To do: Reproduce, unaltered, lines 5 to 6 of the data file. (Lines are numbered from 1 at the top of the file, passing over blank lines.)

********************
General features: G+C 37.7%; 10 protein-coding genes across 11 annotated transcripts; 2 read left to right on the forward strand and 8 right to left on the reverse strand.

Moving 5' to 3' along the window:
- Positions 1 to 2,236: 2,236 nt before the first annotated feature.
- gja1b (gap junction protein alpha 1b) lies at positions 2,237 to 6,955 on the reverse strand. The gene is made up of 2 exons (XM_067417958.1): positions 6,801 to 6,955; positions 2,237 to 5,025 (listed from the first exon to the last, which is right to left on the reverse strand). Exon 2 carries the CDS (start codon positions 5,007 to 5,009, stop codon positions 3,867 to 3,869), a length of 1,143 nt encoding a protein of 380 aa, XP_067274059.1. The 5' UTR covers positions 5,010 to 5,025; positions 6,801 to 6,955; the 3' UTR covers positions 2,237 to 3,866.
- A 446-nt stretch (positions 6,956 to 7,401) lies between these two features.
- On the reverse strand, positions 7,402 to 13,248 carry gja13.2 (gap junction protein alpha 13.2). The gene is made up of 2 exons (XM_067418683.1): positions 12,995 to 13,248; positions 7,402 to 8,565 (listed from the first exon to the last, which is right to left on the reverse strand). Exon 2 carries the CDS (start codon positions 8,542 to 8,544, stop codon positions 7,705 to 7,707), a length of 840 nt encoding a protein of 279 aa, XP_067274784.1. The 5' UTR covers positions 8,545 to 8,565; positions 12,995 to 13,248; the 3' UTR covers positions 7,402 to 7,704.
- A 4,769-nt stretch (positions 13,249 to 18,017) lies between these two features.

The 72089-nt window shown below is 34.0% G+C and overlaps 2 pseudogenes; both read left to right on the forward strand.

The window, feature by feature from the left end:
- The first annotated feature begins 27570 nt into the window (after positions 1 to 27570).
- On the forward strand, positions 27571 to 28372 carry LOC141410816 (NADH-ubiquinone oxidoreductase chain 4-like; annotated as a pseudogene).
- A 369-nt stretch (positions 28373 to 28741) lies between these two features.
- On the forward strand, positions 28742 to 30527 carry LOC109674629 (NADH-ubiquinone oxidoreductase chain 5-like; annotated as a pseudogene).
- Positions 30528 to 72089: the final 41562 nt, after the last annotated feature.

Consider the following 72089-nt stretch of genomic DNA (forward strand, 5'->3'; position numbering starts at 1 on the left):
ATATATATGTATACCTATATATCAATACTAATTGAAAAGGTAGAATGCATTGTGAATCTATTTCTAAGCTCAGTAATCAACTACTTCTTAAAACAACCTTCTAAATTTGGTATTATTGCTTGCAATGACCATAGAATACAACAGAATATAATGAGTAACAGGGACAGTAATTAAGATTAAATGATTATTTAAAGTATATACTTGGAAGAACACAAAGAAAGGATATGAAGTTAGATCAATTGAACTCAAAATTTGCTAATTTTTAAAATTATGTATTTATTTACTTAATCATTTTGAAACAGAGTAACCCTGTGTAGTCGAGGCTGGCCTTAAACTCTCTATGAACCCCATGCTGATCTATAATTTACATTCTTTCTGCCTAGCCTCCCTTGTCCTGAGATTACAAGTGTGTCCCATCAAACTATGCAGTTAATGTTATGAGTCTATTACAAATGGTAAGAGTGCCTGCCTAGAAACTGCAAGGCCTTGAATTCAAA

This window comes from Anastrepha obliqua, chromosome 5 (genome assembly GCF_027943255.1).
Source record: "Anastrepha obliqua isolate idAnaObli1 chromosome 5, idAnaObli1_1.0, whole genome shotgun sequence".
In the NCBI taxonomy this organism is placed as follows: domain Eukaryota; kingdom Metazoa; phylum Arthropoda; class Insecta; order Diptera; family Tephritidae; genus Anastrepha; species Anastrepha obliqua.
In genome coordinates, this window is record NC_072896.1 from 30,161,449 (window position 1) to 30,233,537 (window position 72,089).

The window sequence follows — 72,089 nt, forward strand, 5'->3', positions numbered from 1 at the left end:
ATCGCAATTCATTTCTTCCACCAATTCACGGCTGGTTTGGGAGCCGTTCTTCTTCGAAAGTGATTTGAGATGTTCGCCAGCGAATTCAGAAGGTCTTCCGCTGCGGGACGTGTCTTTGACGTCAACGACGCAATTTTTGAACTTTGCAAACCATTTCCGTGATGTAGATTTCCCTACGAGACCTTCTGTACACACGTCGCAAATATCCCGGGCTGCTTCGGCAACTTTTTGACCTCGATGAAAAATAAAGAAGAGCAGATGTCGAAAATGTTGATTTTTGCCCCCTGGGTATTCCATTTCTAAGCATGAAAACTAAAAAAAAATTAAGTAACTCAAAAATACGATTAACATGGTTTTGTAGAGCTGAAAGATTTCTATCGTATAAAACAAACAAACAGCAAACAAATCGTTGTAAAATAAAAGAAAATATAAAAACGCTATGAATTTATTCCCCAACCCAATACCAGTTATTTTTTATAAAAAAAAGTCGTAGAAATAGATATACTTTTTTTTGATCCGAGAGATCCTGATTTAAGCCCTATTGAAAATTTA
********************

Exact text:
- A 446-nt stretch (positions 6,956 to 7,401) lies between these two features.
- On the reverse strand, positions 7,402 to 13,248 carry gja13.2 (gap junction protein alpha 13.2). The gene is made up of 2 exons (XM_067418683.1): positions 12,995 to 13,248; positions 7,402 to 8,565 (listed from the first exon to the last, which is right to left on the reverse strand). Exon 2 carries the CDS (start codon positions 8,542 to 8,544, stop codon positions 7,705 to 7,707), a length of 840 nt encoding a protein of 279 aa, XP_067274784.1. The 5' UTR covers positions 8,545 to 8,565; positions 12,995 to 13,248; the 3' UTR covers positions 7,402 to 7,704.